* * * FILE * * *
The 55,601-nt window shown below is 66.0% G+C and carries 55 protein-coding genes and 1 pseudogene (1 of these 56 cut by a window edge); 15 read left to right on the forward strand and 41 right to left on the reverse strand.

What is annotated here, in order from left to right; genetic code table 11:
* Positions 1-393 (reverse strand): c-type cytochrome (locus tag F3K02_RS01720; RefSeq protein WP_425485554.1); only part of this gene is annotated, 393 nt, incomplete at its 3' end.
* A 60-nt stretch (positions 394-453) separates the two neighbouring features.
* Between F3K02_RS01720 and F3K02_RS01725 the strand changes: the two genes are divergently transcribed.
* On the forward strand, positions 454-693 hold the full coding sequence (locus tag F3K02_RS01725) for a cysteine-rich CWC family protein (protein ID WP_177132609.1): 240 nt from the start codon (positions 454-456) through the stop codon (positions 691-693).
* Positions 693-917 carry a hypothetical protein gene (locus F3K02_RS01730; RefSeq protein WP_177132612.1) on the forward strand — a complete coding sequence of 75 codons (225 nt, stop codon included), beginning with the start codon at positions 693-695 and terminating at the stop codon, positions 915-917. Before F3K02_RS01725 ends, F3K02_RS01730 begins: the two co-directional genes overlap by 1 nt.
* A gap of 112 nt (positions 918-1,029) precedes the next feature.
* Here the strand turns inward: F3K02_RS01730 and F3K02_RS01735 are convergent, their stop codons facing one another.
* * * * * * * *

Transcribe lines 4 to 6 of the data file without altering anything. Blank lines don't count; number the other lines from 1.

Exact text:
* A 60-nt stretch (positions 394-453) separates the two neighbouring features.
* Between F3K02_RS01720 and F3K02_RS01725 the strand changes: the two genes are divergently transcribed.
* On the forward strand, positions 454-693 hold the full coding sequence (locus tag F3K02_RS01725) for a cysteine-rich CWC family protein (protein ID WP_177132609.1): 240 nt from the start codon (positions 454-456) through the stop codon (positions 691-693).